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BMJ. 2012 Apr 26;344:e2683. doi: 10.1136/bmj.e2683.

Bullying victimisation and risk of self harm in early adolescence: longitudinal cohort study.

Author information

1
MRC Social, Genetic and Developmental Psychiatry Centre, Institute of Psychiatry, King's College London, London SE5 8AF, UK. helen.2.fisher@kcl.ac.uk

Abstract

OBJECTIVES:

To test whether frequent bullying victimisation in childhood increases the likelihood of self harming in early adolescence, and to identify which bullied children are at highest risk of self harm.

DESIGN:

The Environmental Risk (E-Risk) longitudinal study of a nationally representative UK cohort of 1116 twin pairs born in 1994-95 (2232 children).

SETTING:

England and Wales, United Kingdom.

PARTICIPANTS:

Children assessed at 5, 7, 10, and 12 years of age.

MAIN OUTCOME MEASURES:

Relative risks of children's self harming behaviour in the six months before their 12th birthday.

RESULTS:

Self harm data were available for 2141 children. Among children aged 12 who had self harmed (2.9%; n=62), more than half were victims of frequent bullying (56%; n=35). Exposure to frequent bullying predicted higher rates of self harm even after children's pre-morbid emotional and behavioural problems, low IQ, and family environmental risks were taken into account (bullying victimisation reported by mother: adjusted relative risk 1.92, 95% confidence interval 1.18 to 3.12; bullying victimisation reported by child: 2.44, 1.36 to 4.40). Victimised twins were more likely to self harm than were their non-victimised twin sibling (bullying victimisation reported by mother: 13/162 v 3/162, ratio=4.3, 95% confidence interval 1.3 to 14.0; bullying victimisation reported by child: 12/144 v 7/144, ratio=1.7, 0.71 to 4.1). Compared with bullied children who did not self harm, bullied children who self harmed were distinguished by a family history of attempted/completed suicide, concurrent mental health problems, and a history of physical maltreatment by an adult.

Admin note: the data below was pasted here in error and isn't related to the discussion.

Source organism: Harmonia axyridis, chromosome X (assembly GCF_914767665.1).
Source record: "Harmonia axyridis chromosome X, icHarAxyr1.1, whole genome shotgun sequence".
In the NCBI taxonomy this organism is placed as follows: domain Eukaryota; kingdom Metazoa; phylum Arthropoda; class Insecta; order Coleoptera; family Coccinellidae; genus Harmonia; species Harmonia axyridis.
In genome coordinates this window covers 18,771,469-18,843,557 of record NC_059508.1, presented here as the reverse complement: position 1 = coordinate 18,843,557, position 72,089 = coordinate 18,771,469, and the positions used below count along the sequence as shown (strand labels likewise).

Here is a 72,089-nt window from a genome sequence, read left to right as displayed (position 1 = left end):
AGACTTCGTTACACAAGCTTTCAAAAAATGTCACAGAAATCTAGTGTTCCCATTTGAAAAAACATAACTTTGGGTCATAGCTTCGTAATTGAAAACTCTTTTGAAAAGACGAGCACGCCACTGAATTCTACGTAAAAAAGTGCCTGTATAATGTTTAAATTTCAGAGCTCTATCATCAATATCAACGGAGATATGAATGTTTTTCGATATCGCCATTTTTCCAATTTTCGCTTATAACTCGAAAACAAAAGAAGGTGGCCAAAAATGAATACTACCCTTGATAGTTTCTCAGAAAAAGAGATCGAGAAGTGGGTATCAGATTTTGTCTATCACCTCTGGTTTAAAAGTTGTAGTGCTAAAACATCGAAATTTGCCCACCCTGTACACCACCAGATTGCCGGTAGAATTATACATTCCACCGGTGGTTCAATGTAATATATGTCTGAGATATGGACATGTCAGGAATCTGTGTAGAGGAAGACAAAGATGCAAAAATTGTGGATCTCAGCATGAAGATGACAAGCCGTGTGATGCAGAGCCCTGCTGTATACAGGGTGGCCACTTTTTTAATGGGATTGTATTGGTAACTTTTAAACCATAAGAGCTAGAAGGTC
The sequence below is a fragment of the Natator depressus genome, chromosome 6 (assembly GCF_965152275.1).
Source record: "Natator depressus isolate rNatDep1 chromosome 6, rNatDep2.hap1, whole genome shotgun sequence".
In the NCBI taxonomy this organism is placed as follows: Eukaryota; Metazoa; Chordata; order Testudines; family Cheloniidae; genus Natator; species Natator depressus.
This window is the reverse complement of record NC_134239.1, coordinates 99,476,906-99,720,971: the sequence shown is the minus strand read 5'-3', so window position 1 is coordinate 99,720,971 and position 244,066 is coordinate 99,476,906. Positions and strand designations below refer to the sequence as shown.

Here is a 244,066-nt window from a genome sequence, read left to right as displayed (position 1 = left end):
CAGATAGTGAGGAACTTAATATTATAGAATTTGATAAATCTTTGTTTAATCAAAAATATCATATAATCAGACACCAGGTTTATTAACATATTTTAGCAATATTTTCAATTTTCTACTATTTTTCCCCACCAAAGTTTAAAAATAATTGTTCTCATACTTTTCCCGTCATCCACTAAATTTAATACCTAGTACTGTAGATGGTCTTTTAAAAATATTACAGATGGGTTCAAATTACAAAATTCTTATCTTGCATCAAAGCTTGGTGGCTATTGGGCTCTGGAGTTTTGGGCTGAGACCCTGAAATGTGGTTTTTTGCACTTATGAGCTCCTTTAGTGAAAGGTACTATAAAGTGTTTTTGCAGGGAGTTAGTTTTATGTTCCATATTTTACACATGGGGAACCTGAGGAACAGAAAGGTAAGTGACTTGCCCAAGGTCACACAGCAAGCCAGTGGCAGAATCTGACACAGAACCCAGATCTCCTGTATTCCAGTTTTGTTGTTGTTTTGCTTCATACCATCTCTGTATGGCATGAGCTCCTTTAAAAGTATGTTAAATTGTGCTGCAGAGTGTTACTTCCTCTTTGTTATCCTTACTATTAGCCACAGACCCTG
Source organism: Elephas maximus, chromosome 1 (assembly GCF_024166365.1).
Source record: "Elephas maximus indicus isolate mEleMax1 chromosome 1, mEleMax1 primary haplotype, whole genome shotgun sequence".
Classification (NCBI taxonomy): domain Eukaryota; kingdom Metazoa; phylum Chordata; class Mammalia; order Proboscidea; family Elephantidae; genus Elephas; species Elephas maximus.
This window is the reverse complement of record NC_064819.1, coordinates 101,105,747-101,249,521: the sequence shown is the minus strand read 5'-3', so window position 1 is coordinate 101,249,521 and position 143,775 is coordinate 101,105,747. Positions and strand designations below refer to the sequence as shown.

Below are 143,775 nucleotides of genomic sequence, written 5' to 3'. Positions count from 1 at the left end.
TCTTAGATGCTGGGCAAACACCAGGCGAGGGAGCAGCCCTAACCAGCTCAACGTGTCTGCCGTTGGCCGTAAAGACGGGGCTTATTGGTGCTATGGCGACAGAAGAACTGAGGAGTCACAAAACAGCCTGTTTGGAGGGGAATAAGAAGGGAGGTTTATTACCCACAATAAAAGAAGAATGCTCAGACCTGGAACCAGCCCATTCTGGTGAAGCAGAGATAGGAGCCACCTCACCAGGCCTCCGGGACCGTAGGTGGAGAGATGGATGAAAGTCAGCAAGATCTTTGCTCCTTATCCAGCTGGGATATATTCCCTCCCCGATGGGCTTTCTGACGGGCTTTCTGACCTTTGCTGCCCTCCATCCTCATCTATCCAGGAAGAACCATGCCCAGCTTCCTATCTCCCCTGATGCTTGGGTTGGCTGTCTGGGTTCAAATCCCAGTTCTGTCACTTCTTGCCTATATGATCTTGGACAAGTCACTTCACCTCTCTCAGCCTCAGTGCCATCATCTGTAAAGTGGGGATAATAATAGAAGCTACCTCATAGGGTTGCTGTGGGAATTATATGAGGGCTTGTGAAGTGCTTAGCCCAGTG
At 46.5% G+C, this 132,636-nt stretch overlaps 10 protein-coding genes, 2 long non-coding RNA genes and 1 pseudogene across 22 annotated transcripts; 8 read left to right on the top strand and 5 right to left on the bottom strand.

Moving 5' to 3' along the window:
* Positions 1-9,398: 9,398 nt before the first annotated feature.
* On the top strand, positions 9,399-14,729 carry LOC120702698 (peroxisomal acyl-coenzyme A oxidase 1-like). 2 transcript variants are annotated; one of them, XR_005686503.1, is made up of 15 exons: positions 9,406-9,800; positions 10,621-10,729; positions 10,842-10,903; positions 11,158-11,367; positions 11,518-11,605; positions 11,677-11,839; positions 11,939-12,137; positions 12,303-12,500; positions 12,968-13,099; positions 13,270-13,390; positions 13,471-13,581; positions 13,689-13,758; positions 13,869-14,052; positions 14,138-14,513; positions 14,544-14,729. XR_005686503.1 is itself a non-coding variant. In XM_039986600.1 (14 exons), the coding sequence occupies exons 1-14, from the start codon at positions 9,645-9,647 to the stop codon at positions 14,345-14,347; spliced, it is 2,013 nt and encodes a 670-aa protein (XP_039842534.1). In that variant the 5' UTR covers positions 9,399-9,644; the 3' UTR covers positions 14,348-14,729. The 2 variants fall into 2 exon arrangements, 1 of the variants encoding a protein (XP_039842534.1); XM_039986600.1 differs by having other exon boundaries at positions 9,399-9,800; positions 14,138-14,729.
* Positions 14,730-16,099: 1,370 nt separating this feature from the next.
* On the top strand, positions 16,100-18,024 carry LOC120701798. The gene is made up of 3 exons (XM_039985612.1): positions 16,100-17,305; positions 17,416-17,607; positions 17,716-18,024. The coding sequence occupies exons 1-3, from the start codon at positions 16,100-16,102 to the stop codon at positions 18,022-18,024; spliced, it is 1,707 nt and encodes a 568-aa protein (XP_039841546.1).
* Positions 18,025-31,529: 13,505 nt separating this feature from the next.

CONCLUSIONS:

Prevention of non-suicidal self injury in young adolescents should focus on helping bullied children to cope more appropriately with their distress. Programmes should target children who have additional mental health problems, have a family history of attempted/completed suicide, or have been maltreated by an adult.

PMID:
22539176
PMCID:
PMC3339878
DOI:
10.1136/bmj.e2683
[Indexed for MEDLINE]
Free PMC Article

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